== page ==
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Author Topic: Worldbuilding backgrounds: violence
Member # 8612

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So I like knowing general principles of history and philosophy when I am worldbuilding or plotting. I just read a good article explaining the decline in violence as civilization progresses, and thought I'd pass it along here for those who might benefit from these ideas in worldbuilding. The quote I liked best:

"We see evidence of the pacifying effects of government in the way that rates of killing declined following the expansion and consolidation of states in tribal societies and in medieval Europe. And we can watch the movie in reverse when violence erupts in zones of anarchy, such as the Wild West, failed states and neighborhoods controlled by mafias and street gangs, who can't call 911 or file a lawsuit to resolve their disputes but have to administer their own rough justice. "

Full article:

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An interesting analysis of cause and effect. A couple thoughts occurred as I was reading.

Firstly, it seems that a lot of the decline, has had more to do with threat and the realization of threat. Ie, we have replaced violence with the threat of violence. For example, say you have a society of 5. If one person kills another, then literally 20% of your society is gone on a single choice. Not only that, but it would require at least 20% of society to stop that choice. As society grows the impact of that one choice lessens (in a statistical sense). So is the violence declining or are we just literally outgrowing it?

But as to the threat-realization aspect. In that society of five, if I was to be the Bad Guy, I would have to figure what are the odds that the other 4 can stop me? Would they all be present? Will I get caught at all? What will I lose if I'm caught?

As society and technology grows, new factors occur. They can stop me from a distance with locks, gates, guns, etc... They (the non-offenders) can retaliate and communicate and organize. So the odds of getting away with anything decrease because of perceived threat. That is why MAD was an effective policy when dealing with 'rational' nations. They KNOW the threat and they VALUE the threat.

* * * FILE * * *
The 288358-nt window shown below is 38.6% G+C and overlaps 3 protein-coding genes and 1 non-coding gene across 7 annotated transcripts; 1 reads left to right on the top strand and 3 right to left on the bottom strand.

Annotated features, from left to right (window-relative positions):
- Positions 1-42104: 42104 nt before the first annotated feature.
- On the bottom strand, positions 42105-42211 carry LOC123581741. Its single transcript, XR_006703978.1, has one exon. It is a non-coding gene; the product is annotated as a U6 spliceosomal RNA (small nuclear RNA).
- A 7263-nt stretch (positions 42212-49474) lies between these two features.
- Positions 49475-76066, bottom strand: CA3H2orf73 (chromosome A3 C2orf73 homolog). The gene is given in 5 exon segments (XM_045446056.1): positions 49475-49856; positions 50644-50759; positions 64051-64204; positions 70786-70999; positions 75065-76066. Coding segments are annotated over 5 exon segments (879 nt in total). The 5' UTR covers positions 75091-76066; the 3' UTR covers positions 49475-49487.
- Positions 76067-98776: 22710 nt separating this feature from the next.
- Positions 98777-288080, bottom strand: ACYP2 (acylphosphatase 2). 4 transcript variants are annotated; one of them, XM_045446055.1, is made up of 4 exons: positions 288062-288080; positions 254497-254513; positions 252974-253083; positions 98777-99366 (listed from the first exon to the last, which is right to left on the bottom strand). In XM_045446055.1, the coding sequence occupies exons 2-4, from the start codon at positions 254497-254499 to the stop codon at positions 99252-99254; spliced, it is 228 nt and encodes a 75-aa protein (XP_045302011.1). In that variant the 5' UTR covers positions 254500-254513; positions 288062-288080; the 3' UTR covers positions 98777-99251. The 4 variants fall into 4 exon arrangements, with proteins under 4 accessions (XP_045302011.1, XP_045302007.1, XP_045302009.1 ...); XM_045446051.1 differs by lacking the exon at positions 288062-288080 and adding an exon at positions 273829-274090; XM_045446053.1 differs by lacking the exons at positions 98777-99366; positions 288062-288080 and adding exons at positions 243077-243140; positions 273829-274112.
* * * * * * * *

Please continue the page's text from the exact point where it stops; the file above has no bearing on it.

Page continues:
So as society has increased the likelihood and the scale of consequence has increased. Just a side thought, different way of looking at it. Not disagreeing with him.

My other thought was, has violence really decreased? If you limit violence to simply death or classified harm, then you could make the statistical case that violence is declining. But take, capital punishment vs life imprisonment. Is one really doing less violence? The prisoner doesn't stay by choice, it is forced upon them. They are receiving the violence of captivity. Would they probably choose that over execution? Possibly. But that might be because they still have hope (even if never realized) that they won't actually spend their whole life there. Or it might be at the beginning that they don't fully comprehend the weight of spending their whole life in a prison. The only way to know if the choice was better would be to take a prisoner in prison about to die of natural causes and ask if they were to do it over which would they choose? And then how could you know the answer was true even then because you're asking them to deny the value of their entire life?

Just wondering then what is the value in the loss of violence? You could have a completely peaceful world by sedating every human being from birth until death, and would it be any good? You could have a completely peaceful world simply by restraining evil-doers from committing the evil that remains in them, imprisoning them with their own darkness and no one ever actually knowing what would happen if they were free to act.

Just some philisophical musings if you will...

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Robert Nowall
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I've heard the theory that the first governmental organizations beyond families evolved out of Stone Age protection rackets...how they progressed into some of the other forms I've studied eludes me, however.

Also there's the theory that, if the police absented themselves, a protection racket would have to assume some of the functions of the police. I recall some scenes in Asprin's "Myth Adventures" series involving this kind of activity...also see C. M. Kornbluth's The Syndic, which, it just occurred to me, I've never read even though Kornbluth's shorter works are among my favorites...

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Interesting article. Got me thinking...
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Member # 8612

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I shared this because sometimes the larger picture makes it easier to brainstorm. For example, the book "guns, germs, and steel" recounts how common themes have impacted war outcomes.

If I were planning a post apocalyptic novel where civilization has broken down, this article gives different viewpoints to consider than I would if I were creating the first civilization which sprung up from the cavemen. Historically, it is interesting in wondering, for example, why Romans were such a effective civilization even though they used quite brutal methods of violence...

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